The Mac lineup has reached an extensive sinking point. Sales for Apple’s laptop lineup are constantly declining, and according to the latest research data for Q3 2016 from Gartner and IDC, things are not looking positive for Cupertino giant. Worldwide Mac shipments have yet again faced a substantial decline, although, this time, by a whopping 13%. They constituted nearly 7.4 percent of the worldwide PC market with 5.7 Million units, down from 8.1% last year. The crucial rationale isn’t because customers are preferring PCs; it’s due to the fact that they’re awaiting a long overdue upgrade Apple still hasn’t remotely addressed.
While Windows PCs are already benefiting from the new Kaby Lake chipsets from Intel, the last upgrade Apple’s Macbook Pro received was more than a year back. Moreover, the Mac Pro also hasn’t been refreshed in over three years which is quite bewildering given how advanced the market has gotten since.
The overall PC market, in general, has been showing signs of decline for more than a year now. Worldwide PC shipments have fallen by 5.7% to 68.9 Million units compared to the third quarter of 2015, making it the eighth consecutive quarter of PC shipment decline, which is the longest in the industry history.
On the other hand, IDC data suggests shipments totaled nearly 68 million units in the third quarter of 2016, marking a significant year-on-year decline of 3.9%. However, these outcomes were still 3.2% ahead of estimations. These “better than expected” numbers are, in fact, because PC vendors are now doubling down to build up their inventory for the upcoming festive season, the most crucial period for any product lineup. Furthermore, in an effort to exert a growing advantage over smaller players, market leaders have been dominating the shelf space and supplies. The top 3 PC vendors (Lenovo, HP, Dell), as a result, constitute over 58% of the worldwide market, up from 55% a year ago.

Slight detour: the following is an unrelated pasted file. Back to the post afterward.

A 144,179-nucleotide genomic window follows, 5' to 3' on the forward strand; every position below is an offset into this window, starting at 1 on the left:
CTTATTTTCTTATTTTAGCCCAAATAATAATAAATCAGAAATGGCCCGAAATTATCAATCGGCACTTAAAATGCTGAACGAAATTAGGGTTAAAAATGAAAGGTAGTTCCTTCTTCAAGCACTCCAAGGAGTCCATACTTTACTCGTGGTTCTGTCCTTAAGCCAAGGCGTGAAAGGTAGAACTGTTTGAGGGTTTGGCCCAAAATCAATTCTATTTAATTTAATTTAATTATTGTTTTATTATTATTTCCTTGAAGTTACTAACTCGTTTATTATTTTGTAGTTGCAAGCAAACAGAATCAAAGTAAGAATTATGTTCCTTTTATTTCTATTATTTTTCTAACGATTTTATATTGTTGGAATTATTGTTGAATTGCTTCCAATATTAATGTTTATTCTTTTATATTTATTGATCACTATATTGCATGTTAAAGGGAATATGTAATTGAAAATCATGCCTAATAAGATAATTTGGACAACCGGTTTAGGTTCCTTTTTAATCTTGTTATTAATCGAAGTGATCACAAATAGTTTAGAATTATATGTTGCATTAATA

While sales are expected to get better later this year, thanks to the holiday upgrades, PC manufacturers are currently facing a series of challenges, including feeble back-to-school period and the absence of potential demands in emerging markets. As stated by Mikako Kitagawa, principal analyst at Gartner, the two leading fundamental issues impacting these declines are – firstly, the prolonged lifetimes of personal computers nowadays and the unyielding elevation of product categories. The majority of consumers own at least three different types of devices, among which PC plays the least priority role, the higher ones being phones and tablets. It has been forecasted by a series of researchers that people might not buy a conventional PC again.
Mikako Kitagawa further added, “In emerging markets, PC penetration is low, but consumers are not keen to own PCs. Consumers in emerging markets primarily use smartphones or phablets for their computing needs, and they don’t find the need to use a PC as much as consumers in mature markets.”
It is, however, worth keeping in mind that neither IDC nor Gartner counts devices with a detachable keyboard, such as Surface Pro, as “PCs.”
Adding further on this, Linn Huang, research director of Devices & Displays, stated, “Although we’ve now seen two consecutive quarters of strong market growth, we believe the strong market performance has less to do with strengthening demand and more to do with increased appetite from the channel for inventory, we will need a strong holiday season to ensure that we don’t enter 2017 in a poor inventory situation.“